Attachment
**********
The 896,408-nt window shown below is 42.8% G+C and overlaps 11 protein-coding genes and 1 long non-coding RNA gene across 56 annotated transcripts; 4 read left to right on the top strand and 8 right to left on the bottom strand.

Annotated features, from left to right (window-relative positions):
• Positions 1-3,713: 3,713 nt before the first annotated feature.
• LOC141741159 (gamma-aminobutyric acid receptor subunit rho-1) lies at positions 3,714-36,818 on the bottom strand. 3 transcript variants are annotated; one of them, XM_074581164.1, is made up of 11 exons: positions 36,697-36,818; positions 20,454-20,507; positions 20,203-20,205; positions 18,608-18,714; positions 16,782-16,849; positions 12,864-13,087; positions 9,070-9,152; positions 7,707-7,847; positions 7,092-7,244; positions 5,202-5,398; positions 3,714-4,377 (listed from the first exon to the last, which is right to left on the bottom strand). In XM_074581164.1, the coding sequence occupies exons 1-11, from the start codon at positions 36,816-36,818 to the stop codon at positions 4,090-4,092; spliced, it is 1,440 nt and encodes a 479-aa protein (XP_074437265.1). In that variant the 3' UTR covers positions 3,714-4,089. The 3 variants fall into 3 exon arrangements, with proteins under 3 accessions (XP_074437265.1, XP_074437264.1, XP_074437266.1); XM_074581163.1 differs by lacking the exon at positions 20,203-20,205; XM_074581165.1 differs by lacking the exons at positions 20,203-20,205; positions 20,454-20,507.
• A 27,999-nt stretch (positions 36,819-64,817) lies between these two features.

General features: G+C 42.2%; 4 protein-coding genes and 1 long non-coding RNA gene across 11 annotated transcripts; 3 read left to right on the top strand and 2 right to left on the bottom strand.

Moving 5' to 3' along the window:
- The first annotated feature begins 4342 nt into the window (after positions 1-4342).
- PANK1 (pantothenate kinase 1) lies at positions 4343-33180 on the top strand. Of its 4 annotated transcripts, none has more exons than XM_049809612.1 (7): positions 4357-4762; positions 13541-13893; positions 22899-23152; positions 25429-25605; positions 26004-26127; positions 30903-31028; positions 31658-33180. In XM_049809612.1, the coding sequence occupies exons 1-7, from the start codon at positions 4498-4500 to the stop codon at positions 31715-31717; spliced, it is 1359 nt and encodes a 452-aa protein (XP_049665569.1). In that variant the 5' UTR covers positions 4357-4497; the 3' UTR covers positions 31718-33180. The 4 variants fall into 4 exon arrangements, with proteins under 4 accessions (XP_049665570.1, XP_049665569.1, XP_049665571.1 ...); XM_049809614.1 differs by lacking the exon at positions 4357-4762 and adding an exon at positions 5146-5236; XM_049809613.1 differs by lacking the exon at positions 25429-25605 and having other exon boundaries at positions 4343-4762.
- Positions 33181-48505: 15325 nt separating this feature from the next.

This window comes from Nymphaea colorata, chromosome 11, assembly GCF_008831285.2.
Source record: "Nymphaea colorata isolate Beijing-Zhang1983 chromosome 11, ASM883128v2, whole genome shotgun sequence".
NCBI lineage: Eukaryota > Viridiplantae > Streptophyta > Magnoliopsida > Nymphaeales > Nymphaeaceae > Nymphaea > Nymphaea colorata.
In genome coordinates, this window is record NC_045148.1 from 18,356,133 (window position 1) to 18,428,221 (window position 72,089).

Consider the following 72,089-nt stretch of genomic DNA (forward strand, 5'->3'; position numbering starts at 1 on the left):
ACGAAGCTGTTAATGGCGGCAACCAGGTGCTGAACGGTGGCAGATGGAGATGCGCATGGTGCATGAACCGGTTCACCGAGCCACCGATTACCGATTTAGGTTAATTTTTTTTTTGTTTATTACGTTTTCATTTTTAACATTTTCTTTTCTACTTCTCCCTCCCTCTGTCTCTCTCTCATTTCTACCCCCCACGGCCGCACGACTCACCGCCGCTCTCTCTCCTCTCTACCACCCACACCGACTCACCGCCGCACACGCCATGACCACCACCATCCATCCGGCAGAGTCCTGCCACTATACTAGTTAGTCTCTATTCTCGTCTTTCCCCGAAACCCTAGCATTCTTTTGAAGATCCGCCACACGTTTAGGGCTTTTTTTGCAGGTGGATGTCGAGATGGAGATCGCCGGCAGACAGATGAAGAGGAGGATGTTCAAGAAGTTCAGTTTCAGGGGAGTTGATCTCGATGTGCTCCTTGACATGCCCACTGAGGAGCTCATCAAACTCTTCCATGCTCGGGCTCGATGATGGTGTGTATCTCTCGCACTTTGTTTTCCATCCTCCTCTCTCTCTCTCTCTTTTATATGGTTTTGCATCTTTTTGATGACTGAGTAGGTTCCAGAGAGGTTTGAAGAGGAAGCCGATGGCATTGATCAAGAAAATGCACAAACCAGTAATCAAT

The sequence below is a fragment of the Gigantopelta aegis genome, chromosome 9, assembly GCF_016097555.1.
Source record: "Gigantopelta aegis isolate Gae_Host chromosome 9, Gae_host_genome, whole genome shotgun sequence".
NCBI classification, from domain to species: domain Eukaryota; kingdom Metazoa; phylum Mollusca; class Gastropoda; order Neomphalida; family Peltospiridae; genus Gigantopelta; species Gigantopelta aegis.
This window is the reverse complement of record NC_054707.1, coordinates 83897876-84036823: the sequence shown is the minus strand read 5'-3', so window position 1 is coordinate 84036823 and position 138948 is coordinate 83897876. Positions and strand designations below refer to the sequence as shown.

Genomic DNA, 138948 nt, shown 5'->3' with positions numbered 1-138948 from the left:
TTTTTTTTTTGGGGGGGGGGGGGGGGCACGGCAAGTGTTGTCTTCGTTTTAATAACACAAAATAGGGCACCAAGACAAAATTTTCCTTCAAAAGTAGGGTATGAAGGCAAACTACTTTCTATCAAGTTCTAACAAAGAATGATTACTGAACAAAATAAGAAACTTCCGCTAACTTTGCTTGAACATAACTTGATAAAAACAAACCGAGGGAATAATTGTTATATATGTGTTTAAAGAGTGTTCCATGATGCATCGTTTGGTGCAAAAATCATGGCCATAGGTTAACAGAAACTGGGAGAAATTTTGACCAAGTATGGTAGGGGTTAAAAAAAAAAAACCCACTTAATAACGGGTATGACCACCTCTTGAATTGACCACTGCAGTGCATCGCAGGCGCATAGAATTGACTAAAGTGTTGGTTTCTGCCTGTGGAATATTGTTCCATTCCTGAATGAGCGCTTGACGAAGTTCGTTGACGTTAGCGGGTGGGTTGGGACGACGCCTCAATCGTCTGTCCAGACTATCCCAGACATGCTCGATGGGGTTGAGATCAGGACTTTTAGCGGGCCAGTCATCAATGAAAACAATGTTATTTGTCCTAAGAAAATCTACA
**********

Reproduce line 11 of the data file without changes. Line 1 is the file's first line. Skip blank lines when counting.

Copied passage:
This window comes from Nymphaea colorata, chromosome 11, assembly GCF_008831285.2.